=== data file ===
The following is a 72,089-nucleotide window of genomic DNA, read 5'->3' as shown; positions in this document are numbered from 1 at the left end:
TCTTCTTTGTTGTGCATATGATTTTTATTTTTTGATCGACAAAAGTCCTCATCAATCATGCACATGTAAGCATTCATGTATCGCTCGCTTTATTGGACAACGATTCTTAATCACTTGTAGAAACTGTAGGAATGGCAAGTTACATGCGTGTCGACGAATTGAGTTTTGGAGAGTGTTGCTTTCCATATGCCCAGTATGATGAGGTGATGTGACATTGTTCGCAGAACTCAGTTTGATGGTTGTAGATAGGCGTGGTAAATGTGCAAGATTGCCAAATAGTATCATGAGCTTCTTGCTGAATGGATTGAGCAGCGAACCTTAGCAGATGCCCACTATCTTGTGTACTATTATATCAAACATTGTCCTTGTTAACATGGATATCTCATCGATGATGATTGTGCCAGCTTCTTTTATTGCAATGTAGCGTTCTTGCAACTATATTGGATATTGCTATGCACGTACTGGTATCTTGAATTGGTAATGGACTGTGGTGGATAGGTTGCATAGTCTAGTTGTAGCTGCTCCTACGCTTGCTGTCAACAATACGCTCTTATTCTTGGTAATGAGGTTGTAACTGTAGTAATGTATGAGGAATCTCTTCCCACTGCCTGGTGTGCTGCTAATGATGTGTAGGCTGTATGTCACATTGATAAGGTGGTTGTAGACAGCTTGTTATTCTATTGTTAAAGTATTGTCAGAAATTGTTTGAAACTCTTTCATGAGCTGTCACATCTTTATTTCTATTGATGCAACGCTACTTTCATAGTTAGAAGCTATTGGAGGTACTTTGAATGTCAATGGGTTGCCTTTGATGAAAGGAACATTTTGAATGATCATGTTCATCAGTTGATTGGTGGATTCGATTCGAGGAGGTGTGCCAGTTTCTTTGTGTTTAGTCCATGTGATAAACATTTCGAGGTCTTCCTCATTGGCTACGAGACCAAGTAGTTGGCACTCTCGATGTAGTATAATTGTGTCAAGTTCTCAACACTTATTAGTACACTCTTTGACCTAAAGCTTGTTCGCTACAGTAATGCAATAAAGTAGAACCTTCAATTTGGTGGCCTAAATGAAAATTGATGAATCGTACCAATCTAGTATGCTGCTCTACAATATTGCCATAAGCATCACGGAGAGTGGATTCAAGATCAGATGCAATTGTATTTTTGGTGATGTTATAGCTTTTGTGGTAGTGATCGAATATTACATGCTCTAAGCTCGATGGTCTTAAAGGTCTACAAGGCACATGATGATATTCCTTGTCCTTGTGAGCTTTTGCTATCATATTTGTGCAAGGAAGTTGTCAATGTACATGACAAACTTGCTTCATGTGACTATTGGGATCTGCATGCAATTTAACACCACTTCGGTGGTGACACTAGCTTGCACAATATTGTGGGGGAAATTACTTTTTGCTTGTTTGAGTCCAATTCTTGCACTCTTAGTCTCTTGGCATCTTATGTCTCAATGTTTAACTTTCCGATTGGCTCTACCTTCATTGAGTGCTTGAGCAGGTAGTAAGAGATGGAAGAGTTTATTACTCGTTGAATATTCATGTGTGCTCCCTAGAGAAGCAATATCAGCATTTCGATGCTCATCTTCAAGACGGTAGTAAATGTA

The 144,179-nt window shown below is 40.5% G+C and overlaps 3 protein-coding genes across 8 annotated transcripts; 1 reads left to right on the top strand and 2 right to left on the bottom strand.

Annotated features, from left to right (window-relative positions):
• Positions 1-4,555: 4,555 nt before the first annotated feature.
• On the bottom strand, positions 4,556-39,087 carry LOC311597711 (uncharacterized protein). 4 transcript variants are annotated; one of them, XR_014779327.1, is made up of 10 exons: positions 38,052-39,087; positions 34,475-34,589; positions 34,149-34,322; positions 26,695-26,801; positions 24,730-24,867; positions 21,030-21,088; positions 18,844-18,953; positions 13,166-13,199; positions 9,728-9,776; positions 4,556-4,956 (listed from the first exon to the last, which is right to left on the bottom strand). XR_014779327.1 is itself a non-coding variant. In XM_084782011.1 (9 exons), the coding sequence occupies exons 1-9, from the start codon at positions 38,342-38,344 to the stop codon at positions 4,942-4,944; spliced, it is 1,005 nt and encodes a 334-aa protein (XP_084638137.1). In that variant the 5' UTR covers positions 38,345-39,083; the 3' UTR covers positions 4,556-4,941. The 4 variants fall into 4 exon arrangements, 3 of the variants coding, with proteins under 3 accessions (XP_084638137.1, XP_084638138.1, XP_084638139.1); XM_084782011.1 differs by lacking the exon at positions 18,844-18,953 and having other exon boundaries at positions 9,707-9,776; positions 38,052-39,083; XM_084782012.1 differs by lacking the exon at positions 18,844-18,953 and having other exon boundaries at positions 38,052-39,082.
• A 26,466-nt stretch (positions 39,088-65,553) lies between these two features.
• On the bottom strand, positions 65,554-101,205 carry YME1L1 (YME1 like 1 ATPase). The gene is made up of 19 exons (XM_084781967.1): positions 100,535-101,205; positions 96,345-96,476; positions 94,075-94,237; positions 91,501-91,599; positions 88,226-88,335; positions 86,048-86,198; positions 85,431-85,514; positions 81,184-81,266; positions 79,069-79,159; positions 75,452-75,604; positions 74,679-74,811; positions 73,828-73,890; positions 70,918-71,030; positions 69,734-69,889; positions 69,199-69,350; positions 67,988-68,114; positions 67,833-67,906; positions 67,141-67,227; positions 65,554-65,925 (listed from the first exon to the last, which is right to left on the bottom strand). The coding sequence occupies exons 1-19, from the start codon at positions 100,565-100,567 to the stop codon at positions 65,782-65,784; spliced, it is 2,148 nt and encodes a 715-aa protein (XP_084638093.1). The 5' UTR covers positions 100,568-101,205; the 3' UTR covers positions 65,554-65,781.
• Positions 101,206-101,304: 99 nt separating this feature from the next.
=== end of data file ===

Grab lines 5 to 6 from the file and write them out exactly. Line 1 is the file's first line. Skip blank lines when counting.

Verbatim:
• Positions 1-4,555: 4,555 nt before the first annotated feature.
• On the bottom strand, positions 4,556-39,087 carry LOC311597711 (uncharacterized protein). 4 transcript variants are annotated; one of them, XR_014779327.1, is made up of 10 exons: positions 38,052-39,087; positions 34,475-34,589; positions 34,149-34,322; positions 26,695-26,801; positions 24,730-24,867; positions 21,030-21,088; positions 18,844-18,953; positions 13,166-13,199; positions 9,728-9,776; positions 4,556-4,956 (listed from the first exon to the last, which is right to left on the bottom strand). XR_014779327.1 is itself a non-coding variant. In XM_084782011.1 (9 exons), the coding sequence occupies exons 1-9, from the start codon at positions 38,342-38,344 to the stop codon at positions 4,942-4,944; spliced, it is 1,005 nt and encodes a 334-aa protein (XP_084638137.1). In that variant the 5' UTR covers positions 38,345-39,083; the 3' UTR covers positions 4,556-4,941. The 4 variants fall into 4 exon arrangements, 3 of the variants coding, with proteins under 3 accessions (XP_084638137.1, XP_084638138.1, XP_084638139.1); XM_084782011.1 differs by lacking the exon at positions 18,844-18,953 and having other exon boundaries at positions 9,707-9,776; positions 38,052-39,083; XM_084782012.1 differs by lacking the exon at positions 18,844-18,953 and having other exon boundaries at positions 38,052-39,082.